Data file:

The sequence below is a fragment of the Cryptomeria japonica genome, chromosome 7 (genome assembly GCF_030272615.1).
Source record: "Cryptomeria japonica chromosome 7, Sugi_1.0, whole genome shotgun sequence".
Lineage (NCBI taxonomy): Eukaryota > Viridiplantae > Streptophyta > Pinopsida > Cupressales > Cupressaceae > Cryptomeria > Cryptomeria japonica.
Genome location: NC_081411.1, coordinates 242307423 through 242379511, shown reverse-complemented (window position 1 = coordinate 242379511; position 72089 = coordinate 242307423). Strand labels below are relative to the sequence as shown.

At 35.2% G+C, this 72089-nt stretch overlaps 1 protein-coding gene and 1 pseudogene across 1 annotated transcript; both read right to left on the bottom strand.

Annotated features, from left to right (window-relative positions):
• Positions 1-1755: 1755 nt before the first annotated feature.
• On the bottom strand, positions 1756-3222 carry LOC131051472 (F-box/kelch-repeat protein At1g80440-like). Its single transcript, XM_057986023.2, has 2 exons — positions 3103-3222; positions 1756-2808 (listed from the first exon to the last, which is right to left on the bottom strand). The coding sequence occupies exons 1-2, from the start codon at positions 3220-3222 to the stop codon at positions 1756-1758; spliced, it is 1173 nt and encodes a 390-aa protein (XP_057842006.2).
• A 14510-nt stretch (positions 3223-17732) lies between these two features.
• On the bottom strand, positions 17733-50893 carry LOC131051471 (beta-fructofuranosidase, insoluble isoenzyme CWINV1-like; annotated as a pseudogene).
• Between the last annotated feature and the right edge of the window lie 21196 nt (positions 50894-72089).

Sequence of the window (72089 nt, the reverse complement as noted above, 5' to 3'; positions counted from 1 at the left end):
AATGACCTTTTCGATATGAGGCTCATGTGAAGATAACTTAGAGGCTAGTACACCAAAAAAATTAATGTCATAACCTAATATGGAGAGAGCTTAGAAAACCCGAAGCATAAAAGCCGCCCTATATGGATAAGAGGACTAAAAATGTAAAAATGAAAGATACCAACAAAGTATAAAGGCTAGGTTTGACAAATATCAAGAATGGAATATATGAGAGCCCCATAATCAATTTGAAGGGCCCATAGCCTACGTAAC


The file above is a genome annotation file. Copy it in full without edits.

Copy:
The sequence below is a fragment of the Cryptomeria japonica genome, chromosome 7 (genome assembly GCF_030272615.1).
Source record: "Cryptomeria japonica chromosome 7, Sugi_1.0, whole genome shotgun sequence".
Lineage (NCBI taxonomy): Eukaryota > Viridiplantae > Streptophyta > Pinopsida > Cupressales > Cupressaceae > Cryptomeria > Cryptomeria japonica.
Genome location: NC_081411.1, coordinates 242307423 through 242379511, shown reverse-complemented (window position 1 = coordinate 242379511; position 72089 = coordinate 242307423). Strand labels below are relative to the sequence as shown.

At 35.2% G+C, this 72089-nt stretch overlaps 1 protein-coding gene and 1 pseudogene across 1 annotated transcript; both read right to left on the bottom strand.

Annotated features, from left to right (window-relative positions):
• Positions 1-1755: 1755 nt before the first annotated feature.
• On the bottom strand, positions 1756-3222 carry LOC131051472 (F-box/kelch-repeat protein At1g80440-like). Its single transcript, XM_057986023.2, has 2 exons — positions 3103-3222; positions 1756-2808 (listed from the first exon to the last, which is right to left on the bottom strand). The coding sequence occupies exons 1-2, from the start codon at positions 3220-3222 to the stop codon at positions 1756-1758; spliced, it is 1173 nt and encodes a 390-aa protein (XP_057842006.2).
• A 14510-nt stretch (positions 3223-17732) lies between these two features.
• On the bottom strand, positions 17733-50893 carry LOC131051471 (beta-fructofuranosidase, insoluble isoenzyme CWINV1-like; annotated as a pseudogene).
• Between the last annotated feature and the right edge of the window lie 21196 nt (positions 50894-72089).

Sequence of the window (72089 nt, the reverse complement as noted above, 5' to 3'; positions counted from 1 at the left end):
AATGACCTTTTCGATATGAGGCTCATGTGAAGATAACTTAGAGGCTAGTACACCAAAAAAATTAATGTCATAACCTAATATGGAGAGAGCTTAGAAAACCCGAAGCATAAAAGCCGCCCTATATGGATAAGAGGACTAAAAATGTAAAAATGAAAGATACCAACAAAGTATAAAGGCTAGGTTTGACAAATATCAAGAATGGAATATATGAGAGCCCCATAATCAATTTGAAGGGCCCATAGCCTACGTAAC